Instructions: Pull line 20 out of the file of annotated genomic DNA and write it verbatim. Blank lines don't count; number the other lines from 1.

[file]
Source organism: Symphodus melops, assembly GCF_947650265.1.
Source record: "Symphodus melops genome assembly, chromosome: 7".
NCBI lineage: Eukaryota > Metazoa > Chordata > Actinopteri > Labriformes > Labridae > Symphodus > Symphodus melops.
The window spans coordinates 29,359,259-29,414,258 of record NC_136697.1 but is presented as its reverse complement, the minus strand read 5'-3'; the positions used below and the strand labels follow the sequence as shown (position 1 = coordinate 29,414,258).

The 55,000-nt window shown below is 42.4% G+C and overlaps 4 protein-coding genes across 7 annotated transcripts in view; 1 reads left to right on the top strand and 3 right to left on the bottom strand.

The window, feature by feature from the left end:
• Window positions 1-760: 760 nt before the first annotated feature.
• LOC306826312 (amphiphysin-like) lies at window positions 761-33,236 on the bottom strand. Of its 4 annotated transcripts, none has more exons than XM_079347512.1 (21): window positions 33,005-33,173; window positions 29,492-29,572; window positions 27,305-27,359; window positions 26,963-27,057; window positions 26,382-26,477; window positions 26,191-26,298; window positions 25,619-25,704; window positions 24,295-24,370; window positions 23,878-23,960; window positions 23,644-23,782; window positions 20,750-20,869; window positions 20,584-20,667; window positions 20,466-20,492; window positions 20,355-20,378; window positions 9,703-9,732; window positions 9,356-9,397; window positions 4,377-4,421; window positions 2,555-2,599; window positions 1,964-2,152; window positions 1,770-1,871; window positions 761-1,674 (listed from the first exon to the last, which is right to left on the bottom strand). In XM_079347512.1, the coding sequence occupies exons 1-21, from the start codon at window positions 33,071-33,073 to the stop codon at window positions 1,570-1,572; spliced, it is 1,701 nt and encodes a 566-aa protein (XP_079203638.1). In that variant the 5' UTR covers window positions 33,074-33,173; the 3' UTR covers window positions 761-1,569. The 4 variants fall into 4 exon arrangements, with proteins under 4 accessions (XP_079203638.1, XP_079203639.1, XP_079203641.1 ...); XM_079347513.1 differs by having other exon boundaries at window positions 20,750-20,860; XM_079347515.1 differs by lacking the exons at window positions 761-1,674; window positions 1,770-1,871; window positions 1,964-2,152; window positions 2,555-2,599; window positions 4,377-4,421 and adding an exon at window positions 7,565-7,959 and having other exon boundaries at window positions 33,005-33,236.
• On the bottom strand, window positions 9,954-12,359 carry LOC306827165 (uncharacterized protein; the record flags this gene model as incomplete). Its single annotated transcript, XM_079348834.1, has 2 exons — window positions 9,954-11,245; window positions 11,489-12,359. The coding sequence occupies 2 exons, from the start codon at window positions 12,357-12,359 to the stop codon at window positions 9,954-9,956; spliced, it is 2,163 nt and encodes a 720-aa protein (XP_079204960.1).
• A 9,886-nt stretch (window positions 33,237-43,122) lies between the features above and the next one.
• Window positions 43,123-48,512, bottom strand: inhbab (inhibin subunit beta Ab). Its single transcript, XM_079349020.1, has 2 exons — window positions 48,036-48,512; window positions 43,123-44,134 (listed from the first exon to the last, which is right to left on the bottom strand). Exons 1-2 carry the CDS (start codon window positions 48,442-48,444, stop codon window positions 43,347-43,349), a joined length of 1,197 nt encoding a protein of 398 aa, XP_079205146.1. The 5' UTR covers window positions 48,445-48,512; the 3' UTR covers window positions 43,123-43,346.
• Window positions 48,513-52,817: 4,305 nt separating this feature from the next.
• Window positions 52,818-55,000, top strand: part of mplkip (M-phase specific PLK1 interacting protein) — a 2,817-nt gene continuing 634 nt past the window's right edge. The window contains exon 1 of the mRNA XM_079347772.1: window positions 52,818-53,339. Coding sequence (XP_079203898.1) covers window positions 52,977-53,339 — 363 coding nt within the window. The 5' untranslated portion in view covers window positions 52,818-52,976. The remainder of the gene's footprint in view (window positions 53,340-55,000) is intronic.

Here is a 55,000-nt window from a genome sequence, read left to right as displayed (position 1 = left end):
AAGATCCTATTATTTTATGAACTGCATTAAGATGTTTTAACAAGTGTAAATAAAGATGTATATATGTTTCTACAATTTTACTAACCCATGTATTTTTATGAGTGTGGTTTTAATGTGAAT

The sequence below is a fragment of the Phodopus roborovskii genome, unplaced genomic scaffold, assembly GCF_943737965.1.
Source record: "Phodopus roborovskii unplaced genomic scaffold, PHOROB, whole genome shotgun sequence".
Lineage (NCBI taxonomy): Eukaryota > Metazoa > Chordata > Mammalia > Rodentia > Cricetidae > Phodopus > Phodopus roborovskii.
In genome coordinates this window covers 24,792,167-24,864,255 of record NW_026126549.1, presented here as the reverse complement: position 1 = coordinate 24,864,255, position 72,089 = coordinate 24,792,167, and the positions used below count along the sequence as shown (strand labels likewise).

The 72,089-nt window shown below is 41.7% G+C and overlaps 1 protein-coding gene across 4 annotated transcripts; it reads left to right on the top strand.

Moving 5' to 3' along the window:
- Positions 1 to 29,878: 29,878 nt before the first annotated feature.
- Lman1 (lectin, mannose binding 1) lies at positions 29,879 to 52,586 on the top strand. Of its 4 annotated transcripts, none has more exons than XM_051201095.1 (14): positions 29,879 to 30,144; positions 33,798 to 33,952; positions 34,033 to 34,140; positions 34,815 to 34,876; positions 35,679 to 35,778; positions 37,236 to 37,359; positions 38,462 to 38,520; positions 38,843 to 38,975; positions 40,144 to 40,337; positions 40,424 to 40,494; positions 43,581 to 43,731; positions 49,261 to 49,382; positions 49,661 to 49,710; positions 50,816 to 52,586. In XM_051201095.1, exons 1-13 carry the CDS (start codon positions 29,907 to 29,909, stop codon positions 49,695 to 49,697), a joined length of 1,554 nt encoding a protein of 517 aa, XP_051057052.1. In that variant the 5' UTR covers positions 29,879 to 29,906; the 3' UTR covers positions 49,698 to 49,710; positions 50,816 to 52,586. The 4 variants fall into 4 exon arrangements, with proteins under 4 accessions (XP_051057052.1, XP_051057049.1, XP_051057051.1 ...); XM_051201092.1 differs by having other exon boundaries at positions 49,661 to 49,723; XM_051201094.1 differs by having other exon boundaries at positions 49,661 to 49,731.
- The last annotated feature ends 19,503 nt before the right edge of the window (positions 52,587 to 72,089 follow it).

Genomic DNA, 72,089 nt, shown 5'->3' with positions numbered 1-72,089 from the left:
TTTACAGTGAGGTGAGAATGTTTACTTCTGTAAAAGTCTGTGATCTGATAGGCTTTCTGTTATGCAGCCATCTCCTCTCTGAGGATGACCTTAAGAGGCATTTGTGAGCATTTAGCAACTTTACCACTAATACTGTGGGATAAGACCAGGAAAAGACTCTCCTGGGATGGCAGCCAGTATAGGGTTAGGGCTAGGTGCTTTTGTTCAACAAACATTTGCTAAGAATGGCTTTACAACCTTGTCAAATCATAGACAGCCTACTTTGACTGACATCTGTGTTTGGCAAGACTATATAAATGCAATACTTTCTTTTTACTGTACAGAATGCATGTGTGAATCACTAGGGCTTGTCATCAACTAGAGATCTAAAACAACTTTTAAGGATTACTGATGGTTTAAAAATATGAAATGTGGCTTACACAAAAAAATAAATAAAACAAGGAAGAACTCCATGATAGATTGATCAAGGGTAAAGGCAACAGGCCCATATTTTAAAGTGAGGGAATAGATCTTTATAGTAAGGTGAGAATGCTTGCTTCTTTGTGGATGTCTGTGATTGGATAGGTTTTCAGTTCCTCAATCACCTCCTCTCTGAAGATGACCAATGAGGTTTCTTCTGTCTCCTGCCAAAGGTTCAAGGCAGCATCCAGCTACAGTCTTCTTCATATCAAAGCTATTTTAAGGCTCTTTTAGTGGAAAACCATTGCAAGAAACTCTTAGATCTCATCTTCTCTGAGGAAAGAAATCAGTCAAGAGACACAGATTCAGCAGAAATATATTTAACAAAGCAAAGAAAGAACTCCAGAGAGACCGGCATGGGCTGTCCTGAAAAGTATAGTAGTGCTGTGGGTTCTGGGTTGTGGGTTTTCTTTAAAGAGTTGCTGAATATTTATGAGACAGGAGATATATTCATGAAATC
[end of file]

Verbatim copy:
The 72,089-nt window shown below is 41.7% G+C and overlaps 1 protein-coding gene across 4 annotated transcripts; it reads left to right on the top strand.